(...) Entertainment draws a full card at Dragonara Palace (1875), a gambling casino since 1964. This palace is one of the best examples of colonial architecture in Malta. An exact rectangle, it surrounds a sumptuous garden and opens to a remarkable belvedere over the sea. Dragunara Point, on which it is built, had been left barren for centuries, perhaps because of the 'dragon'. Dragunara is derived from Ghar tad-Dragun (Dragon's Cave). There was of course no dragon, just the mumblings and the rumblings of the waves against the caves. (...)

(...) When one wanders into a restaurant or a tourist complex in San Giljan today, chances are he or she steps into an old British fort, a fisherman's loggia, a nobleman's palace. This marriage of the old and the new is interesting in a town where until 1990 one could still see an active lime kiln. (...)


They've been compared to Hadrian's Wall and to the Great Wall of China, though they are much smaller and of more recent construction. They consist of a series of forts, towers, and guard posts linked together by a wall that bisects the island of Malta near its geographic centre. They were conceived by the Knights of Malta, who laid out some minor fortifications, but built in 1878, during the reign of Queen Victoria. Originally they were called Northwest Front. They were given their current name in 1897 to commemorate the sovereign's diamond jubilee. They are the Victoria Lines.

In his celebrated Descrittione di Malta, published two centuries before the Victorian age, Gian Francesco Abela split the island in two parts, the populous south and the uninhabited north. His line ran roughly along the Great Ridge, over which the lines now stand. This ridge, which wraps around Malta's bulging belly like a restraining belt, stretches from Fomm ir-Rih in the jagged western cliffs to Fort Pembroke on the smooth north shore. The steep ridge uprooted by the Great Fault had provided limited protection even before the lines were built. To this day, 97% of the island's population lives on the protected side of the ridge, which is the first and largest of five that dominate Malta's panoramic north. A walk along the 'Great Wall of Malta' rewards the hiker with a catalogue of scenic vistas.

Swieqi is one of eight localities perched along the Lines and its portion is quite representative. It includes a fort, a winding section of the wall, and some grand views. Fort Madliena was built in 1880 under the governorship of Arthur Borton at a cost of 10,000 English pounds. It retains its ditch and revolving bridge.(...)

(...) Like their neighbours at Pembroke, the residents of Swieqi have chosen to semi-detach themselves from the crowds and traffic created by hotels and nightclubs just across their borders. They want nothing more than the ability to live the quieter life they chose. That shoudn't be too much to ask for.


(...) As a prelude, one may note that defence works in Pembroke were initiated by the Knights of Malta. Theirs is Madliena Tower, one of thirteen coastal towers paid for by Grand Master de Redin (1657-60). The Knights also came up with an idea to delay and possibly foil enemy landings. At practically every potential landing site, holes were dug and filled with explosive material that was attached to a fuse. One of the fougasses, as these devices were called, was set up near Madliena Tower. Enough of it survives to encourage restoration. Also in the area are four cannons from the time of the Knights. These eleven-inch guns once belonged to a fortress. Now they beg for an adequate home. (...)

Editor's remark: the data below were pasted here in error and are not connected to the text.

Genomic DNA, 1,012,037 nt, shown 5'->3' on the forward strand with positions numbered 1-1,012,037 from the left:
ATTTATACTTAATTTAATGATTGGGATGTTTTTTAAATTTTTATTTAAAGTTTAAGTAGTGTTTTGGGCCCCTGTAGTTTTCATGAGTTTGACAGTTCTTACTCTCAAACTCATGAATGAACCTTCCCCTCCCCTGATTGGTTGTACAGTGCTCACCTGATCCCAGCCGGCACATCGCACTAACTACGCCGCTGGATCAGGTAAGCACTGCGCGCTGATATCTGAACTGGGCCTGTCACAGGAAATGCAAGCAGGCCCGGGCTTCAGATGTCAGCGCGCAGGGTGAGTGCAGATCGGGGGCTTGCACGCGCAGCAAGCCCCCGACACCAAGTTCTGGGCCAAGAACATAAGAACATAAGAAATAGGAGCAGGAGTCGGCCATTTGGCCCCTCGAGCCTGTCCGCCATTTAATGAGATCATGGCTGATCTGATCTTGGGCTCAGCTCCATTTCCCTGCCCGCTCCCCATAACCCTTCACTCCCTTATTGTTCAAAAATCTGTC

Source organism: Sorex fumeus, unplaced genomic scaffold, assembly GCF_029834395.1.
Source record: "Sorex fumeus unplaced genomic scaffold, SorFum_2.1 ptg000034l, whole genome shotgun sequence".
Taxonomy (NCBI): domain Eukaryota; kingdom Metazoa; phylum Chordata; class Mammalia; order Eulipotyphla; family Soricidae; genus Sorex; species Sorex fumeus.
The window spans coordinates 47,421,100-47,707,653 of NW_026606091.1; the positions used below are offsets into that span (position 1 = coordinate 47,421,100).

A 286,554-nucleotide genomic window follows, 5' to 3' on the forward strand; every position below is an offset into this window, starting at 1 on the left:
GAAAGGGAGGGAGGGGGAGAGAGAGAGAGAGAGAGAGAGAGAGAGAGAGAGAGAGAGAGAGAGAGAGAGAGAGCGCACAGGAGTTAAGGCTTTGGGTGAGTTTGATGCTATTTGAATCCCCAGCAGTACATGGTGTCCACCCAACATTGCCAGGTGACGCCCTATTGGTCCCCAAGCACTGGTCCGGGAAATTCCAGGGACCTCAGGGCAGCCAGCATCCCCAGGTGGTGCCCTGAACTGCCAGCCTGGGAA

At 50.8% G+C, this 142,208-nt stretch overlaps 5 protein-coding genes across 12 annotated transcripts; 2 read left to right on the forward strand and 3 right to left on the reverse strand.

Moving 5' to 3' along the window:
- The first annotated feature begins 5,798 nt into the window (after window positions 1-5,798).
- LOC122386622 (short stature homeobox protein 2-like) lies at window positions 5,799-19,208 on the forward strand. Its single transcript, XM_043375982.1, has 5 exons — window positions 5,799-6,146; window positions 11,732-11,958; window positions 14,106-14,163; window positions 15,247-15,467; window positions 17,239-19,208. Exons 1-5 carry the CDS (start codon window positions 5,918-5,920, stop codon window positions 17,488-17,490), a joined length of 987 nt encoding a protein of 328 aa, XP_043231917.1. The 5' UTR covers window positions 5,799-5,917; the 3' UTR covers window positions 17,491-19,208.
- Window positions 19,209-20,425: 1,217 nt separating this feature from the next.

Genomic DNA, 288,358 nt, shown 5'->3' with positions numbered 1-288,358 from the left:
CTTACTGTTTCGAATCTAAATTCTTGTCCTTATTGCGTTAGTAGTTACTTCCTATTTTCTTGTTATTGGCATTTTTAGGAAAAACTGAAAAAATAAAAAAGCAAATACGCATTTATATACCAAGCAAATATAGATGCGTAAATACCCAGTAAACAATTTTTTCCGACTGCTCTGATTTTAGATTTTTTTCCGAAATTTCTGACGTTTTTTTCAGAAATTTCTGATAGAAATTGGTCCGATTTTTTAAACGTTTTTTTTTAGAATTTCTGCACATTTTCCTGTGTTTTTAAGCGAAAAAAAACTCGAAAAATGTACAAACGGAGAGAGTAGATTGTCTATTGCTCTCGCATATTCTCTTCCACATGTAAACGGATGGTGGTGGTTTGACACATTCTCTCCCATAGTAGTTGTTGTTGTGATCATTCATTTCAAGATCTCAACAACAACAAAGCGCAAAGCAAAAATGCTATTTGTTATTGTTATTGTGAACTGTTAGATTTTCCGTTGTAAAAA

(...) The area around the fort turned into a mini Great Britain, with sections named St. Patricks, St. Andrews, and St. Georges (for the patron saints of Ireland, Scotland, and England). The town itself, the only one in the Maltese Islands which is toponymically British, honours the twelfth Earl of Pembroke who had been the British Secretary for War when the construction of barracks began in 1859. Soon military barracks sprouted like English ragweed and British military presence pervaded the Maltese scene for the next hundred years. (...)

(...) Very much in evidence is the military road system, including some of the names (Alamein, Normandy, Anzio, etc.) and even the stereotyped signposts. Also there are two clock towers that are quite representative. 90-year-old Pembroke Clock Tower at St. Andrews has rectangular wooden cones that show remarkable craftsmanship. Recently restored, it is the highest building in Pembroke, slightly taller than Sandhurst Clock Tower at St. Patrick's. Other institutions are Australia Hall and the American school, which is located at a development complex known as Medisle Village. (...)

(...) The British built their barracks a short distance away from the shoreline, leaving the coastal strip undamaged and the sea clean. When residents moved into the buildings vacated by service personnel, the ecology of the shoreline continued to be relatively undisturbed. All this is a stroke of good luck, because this narrow strip contains a varied plant life that includes most of the thousand species of flowers found in the Maltese Islands. Here one finds rarities such as the large-tongued orchid, mirror orchid, and a species of the spider orchid that until recently was considered extinct in Malta. (...)